PRETORIA, Sept 6 (NNN-SA NEWS) -- South Africa's Gross Domestic Product (GDP) grew by 2.5 per cent in the second quarter of 2017, following a contraction of 0.7 [er cent in the first quarter and a 0.3 per cent contraction in the fourth quarter of 2016, Statistician General Pali Lehohla said Tuesday.

We estimate real GDP growth to improve to 2.3 per cent quarter-on-quarter on an annualised basis from the first quarter's 0.7 per cent contraction. The growth from the low base in the first quarter will mainly be driven by improvements in mining, manufacturing, agriculture and trade, Nedbank economists said earlier this week in a research note.

Tuesday's data show that South Africa has moved out of a technical recession following two quarters of negative growth. The GDP figures showed that the largest positive contributor to growth in the second quarter was the agriculture, forestry and fishing sector, which showed an increase of 33.6 per cent and contributed 0.7 per cent GDP growth.

Joe De Beer, the Deputy Director-General of Statistics South Africa (StatsSA) responsible for Economic Statistics, said the 33.6 per cent growth was most likely driven by the record maize crop for this year. Meanwhile, electricity expanded 8.8 per cent, while the mining sector grew 3.9 per cent, contributing 0.3 per cent GDP growth.

Nominal GDP was estimated at 1,145 billion Rand (one US dollar = about 12.925 Rand) in the second quarter of 2017.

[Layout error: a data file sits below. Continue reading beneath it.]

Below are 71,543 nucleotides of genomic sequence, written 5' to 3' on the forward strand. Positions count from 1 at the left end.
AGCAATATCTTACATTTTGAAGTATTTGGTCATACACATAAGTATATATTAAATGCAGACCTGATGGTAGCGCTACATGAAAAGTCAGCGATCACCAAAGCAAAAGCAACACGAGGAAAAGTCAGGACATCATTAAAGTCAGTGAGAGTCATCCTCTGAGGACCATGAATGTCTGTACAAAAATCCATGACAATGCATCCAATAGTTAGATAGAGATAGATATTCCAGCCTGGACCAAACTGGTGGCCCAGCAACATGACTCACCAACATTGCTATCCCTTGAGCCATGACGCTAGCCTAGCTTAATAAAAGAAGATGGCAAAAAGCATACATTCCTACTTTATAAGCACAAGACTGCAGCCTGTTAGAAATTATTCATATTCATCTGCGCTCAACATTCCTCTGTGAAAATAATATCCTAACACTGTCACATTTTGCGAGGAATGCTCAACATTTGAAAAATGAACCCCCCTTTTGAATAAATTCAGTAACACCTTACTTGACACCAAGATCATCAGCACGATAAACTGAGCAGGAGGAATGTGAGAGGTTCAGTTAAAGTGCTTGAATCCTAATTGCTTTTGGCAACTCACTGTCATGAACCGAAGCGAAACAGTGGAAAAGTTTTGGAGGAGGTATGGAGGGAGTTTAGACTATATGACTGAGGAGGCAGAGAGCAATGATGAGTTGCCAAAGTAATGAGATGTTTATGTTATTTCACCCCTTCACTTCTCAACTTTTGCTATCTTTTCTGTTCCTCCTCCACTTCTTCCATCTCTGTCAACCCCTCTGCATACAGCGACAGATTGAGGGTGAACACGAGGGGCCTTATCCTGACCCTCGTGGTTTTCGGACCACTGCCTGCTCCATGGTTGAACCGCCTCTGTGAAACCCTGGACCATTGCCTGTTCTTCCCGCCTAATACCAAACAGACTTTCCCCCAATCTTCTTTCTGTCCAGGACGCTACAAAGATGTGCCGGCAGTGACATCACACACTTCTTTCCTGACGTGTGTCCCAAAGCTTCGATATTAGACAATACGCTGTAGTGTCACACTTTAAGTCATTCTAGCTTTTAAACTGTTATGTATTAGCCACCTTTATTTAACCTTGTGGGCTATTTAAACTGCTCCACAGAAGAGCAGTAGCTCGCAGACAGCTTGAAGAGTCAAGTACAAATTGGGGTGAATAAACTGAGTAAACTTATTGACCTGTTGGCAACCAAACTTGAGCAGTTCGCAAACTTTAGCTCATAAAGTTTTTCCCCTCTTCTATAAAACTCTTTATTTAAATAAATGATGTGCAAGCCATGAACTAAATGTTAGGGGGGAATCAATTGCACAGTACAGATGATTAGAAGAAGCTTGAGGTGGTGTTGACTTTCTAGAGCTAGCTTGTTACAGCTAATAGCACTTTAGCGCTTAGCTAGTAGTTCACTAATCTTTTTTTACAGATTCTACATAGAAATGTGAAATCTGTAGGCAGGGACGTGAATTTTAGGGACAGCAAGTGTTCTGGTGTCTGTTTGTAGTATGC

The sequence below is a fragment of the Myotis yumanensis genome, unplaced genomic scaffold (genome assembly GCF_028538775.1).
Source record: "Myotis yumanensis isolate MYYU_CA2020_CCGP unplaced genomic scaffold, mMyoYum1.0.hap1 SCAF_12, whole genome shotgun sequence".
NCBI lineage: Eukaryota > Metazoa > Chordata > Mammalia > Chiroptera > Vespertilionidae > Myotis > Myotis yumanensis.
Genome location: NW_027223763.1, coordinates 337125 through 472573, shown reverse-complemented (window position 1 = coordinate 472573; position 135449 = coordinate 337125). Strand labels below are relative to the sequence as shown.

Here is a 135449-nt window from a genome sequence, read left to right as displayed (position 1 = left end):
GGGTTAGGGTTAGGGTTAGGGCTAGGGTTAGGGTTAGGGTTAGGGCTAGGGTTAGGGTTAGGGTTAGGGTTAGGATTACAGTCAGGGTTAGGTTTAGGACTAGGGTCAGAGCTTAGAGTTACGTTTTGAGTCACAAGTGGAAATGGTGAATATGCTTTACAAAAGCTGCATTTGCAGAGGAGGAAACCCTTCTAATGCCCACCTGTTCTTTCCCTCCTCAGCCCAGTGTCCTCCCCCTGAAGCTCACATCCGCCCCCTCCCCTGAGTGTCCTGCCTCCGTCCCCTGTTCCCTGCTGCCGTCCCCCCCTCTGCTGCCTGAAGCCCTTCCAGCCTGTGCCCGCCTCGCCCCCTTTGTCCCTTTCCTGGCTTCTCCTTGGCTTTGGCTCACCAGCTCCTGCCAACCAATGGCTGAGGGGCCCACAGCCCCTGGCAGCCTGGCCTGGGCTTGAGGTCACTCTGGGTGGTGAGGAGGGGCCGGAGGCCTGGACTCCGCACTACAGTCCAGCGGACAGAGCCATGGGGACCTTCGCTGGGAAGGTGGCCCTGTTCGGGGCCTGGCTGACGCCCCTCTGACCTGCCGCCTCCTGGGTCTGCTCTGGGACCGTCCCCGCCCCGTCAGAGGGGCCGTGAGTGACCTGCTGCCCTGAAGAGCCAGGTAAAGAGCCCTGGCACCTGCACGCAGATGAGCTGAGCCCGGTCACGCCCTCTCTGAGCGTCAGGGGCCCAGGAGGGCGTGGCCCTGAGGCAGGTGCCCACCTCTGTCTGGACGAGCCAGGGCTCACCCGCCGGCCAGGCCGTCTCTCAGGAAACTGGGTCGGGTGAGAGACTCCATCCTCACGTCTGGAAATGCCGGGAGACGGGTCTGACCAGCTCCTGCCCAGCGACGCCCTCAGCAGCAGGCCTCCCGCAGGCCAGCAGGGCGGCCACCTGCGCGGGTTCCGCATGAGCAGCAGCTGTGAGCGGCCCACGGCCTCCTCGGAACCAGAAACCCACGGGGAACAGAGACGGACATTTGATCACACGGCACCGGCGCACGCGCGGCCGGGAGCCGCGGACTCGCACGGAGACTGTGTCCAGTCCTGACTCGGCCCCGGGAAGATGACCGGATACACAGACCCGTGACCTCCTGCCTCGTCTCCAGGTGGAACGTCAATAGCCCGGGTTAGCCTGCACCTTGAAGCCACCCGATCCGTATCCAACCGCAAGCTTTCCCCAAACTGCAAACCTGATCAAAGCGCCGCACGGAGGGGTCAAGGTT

Household final consumption expenditure rose by 4.7 per cent quarter-on-quarter contributing 2.8 per cent to total economic growth. Expenditure on clothing and footwear were at 26.7 per cent, while food and non-alcohol beverages were at 10.1 per cent, contributing 1.9 per cent.

Finance Minister Malusi Gigaba cautiously welcomed the news that the economy has exited a technical recession, saying the country is still facing major challenges.

We need to remain honest about the major challenges that still face the local economy. Poverty, unemployment and inequality, which are being underpinned by persistent low growth, remain a challenge. Government and the private sector are to work closer together to inclusively develop the South African economy. I will be working closely with anyone who shares the urgency for higher economic growth, he said.

Welcoming the second quarter data, the Treasury said: Although it is still early to suggest a longer term trend reversal, the data provides a platform that we can all build on for a more shareable growth path. Efforts to bolster confidence, as packaged in the 14-point Action Plan action items, together with continuing work through the economic cluster, should combine to set the country on a higher growth trajectory."